Antibiotic allergies

Penicillin and other antibiotic allergies are commonly reported in a patient’s history, but the nature of the reaction is often unknown or poorly documented.

Assessment of a patient’s true allergy status, and antibiotic allergy de-labelling where appropriate, is an important antimicrobial stewardship (AMS) activity and leads to improved patient outcomes.1

Extent of inaccurate allergy labels

In South Australia, 9.3% of the population have reported they are allergic to penicillin.2 The majority of these (90%) who undergo formal testing are not truly penicillin allergic and would tolerate penicillins without reaction3, and approximately two thirds of them are candidates for low risk de-labelling.

What are the consequences of inaccurate allergy labels?

Patients who are labelled as “penicillin allergic” are more likely to be treated with potentially less effective or broader-spectrum antibiotics, increasing the risk of adverse events, treatment failure and antibiotic resistance. They also have longer lengths of hospital stay and are at higher risk of multi-drug resistant organisms, readmission to hospital and treatment related adverse events.4

The presence of a MedicAlert® bracelet should not exclude a patient from consideration for de-labelling. Many patients are inaccurately labelled with a penicillin allergy. Nevertheless it is essential that those with a true allergy are accurately and effectively labelled to avoid serious adverse outcomes.

How should antibiotic allergies be recorded in patient notes?

It is essential that antibiotic allergies are accurately recorded in electronic health records or patient medical notes. Accurate documentation helps improve antibiotic choices in patients with allergies.

  • Name the implicated drug using the generic name (e.g. ‘amoxicillin’) ➜ Never label a patient allergic to the drug class (e.g. ‘penicillins’)
  • Provide the date of the reaction
  • Describe details of the reaction (what occurred?), when it occurred (how long after taking the suspected drug?) and the severity of the reaction (was medical treatment required?)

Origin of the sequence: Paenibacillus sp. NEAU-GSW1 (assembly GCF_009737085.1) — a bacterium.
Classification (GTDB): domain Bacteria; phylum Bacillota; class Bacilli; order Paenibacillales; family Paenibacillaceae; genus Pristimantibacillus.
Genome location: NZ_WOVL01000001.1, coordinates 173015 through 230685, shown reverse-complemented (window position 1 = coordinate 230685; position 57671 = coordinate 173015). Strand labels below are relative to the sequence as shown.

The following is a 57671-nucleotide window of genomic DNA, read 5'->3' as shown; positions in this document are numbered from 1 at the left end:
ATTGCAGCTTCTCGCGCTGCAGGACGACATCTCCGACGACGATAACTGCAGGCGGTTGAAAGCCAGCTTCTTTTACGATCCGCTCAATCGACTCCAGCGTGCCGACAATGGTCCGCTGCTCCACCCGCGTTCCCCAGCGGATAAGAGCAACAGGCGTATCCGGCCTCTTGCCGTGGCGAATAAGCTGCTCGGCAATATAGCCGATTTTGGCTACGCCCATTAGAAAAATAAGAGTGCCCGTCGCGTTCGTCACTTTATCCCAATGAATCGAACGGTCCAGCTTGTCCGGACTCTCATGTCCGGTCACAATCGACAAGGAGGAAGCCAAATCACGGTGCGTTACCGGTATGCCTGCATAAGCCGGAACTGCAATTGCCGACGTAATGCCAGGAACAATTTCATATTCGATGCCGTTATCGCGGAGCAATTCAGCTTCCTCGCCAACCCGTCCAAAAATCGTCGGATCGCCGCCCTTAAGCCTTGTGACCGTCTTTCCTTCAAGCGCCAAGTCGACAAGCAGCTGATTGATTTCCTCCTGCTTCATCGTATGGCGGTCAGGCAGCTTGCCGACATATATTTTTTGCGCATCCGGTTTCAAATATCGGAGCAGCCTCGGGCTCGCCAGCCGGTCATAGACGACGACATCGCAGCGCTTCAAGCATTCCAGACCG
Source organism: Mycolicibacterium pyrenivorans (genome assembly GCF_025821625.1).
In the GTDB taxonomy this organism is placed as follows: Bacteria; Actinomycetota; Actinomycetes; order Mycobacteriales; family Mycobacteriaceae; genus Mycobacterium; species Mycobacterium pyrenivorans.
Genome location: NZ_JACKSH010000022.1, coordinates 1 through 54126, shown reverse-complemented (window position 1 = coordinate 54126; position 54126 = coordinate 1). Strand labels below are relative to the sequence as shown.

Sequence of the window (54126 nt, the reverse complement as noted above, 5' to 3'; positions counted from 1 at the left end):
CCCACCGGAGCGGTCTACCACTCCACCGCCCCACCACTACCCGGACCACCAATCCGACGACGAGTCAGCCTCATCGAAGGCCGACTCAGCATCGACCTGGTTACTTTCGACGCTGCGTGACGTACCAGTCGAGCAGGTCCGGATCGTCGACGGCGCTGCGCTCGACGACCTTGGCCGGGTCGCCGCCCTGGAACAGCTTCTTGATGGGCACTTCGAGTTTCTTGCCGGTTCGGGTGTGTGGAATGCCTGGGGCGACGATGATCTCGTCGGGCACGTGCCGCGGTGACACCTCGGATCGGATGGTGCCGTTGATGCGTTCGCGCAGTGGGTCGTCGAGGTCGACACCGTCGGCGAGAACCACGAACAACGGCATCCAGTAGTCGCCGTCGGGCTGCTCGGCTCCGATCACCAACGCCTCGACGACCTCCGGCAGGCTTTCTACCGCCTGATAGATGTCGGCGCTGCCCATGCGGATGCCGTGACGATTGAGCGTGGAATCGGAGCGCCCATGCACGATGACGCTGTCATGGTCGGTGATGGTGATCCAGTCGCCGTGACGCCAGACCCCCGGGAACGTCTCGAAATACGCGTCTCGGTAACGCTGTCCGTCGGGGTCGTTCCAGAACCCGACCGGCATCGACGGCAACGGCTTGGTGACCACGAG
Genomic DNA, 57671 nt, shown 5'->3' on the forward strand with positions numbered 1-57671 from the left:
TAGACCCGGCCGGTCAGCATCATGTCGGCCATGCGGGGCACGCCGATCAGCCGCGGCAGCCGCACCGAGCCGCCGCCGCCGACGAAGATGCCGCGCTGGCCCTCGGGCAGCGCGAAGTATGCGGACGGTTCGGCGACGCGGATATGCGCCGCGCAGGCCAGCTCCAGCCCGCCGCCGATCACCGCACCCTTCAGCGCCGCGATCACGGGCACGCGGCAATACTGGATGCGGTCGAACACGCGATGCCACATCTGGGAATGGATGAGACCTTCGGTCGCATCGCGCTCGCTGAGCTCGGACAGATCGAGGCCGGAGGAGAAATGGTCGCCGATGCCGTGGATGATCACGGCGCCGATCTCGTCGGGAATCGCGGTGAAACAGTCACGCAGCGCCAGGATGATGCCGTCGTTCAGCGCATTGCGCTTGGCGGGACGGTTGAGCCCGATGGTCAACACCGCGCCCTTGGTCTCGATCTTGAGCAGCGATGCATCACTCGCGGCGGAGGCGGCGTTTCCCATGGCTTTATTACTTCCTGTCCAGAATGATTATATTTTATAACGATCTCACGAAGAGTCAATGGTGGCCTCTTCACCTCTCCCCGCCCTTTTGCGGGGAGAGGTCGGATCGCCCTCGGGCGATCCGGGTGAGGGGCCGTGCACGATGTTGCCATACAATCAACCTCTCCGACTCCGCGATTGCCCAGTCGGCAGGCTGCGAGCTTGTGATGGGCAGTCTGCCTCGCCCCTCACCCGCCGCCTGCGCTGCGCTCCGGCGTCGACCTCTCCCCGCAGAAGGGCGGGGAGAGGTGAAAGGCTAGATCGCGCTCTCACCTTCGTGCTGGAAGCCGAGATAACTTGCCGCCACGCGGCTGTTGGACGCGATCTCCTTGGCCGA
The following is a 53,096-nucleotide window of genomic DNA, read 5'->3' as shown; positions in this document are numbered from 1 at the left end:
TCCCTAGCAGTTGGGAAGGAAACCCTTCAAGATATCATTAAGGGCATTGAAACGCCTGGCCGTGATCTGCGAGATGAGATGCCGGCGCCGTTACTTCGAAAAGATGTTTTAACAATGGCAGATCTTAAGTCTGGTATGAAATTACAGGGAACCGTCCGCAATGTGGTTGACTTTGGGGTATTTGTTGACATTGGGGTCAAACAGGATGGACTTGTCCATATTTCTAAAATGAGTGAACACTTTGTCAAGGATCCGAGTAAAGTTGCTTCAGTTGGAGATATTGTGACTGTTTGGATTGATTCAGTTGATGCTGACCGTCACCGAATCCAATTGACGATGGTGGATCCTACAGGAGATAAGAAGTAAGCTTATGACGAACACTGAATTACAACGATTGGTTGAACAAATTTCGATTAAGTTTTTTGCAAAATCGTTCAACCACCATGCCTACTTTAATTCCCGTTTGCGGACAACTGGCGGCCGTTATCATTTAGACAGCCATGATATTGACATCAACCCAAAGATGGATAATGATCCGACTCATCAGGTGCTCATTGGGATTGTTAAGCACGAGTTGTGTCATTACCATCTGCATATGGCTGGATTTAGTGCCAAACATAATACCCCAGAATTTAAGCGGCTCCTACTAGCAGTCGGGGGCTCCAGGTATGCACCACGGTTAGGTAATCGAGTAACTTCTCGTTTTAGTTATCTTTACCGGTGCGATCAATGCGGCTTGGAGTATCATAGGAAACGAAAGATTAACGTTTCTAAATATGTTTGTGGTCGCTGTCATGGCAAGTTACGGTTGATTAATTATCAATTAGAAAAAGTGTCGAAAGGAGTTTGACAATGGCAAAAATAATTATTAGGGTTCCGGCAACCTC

Use an Adverse Drug Reaction Report (PDF 183KB) form to document the reaction. The report can be used as a template to upload details of the reaction into the patient’s Sunrise® electronic medical record, My Health Record, or kept as a hard copy in the patient medical notes.

Remember, the more information recorded about the reaction, the better the future care of the patient will be.

Choosing an antibiotic in a patient with a history of antibiotic allergy

Determine the nature and severity of any previous reaction – check the medical notes for an Adverse Drug Reaction Report form (PDF 183KB). Determine how the previous reaction was managed, how quickly did the reaction occur after starting the drug, how long ago it happened and whether the patient has been prescribed the same or similar antibiotics since.

Patient Information

The National Antibiotic Allergy Network (NAAN) has developed these patient information leaflets:

Patients can also use this Antibiotic Allergy Alert Card.

Antibiotic Allergy Oral Challenge

NAAN has developed guidance for clinicians on antibiotic allergy assessment and management of an oral antibiotic challenge in patients who have an antibiotic allergy.

Penicillin and cephalosporin allergies

For more information on allergies specific to agents in the penicillin and/or cephalosporin antibiotic classes, including practical advice on assessment and management, visit the Penicillin and cephalosporin allergies page.

Information on other antimicrobial allergies (for example, sulfonamide or carbapenum allergies) can be viewed on the Other Antimicrobial Allergies page.


  1. Moran R, Devchand M, Smibert O, Trubiano J (2018). Br J Clin Pharmacol, 85(3): 492-500.
  2. Yuson C, Caughey G, Shakib S, Smith W (2018). ‘Population prevalence of drug allergy in South Australia’. Int Med J, 48(Suppl 6): 16
  3. Trubiano JA et al. Return to sender: the need to re-address patient antibiotic allergy labels in Australia and NZ. Intern Med J 2016 Nov 46(11) 1311-1317
  4. Trubiano JA, et al. How antibiotic allergy labels may be harming our most vulnerable patients. MJA 208 (22) 18 June 2018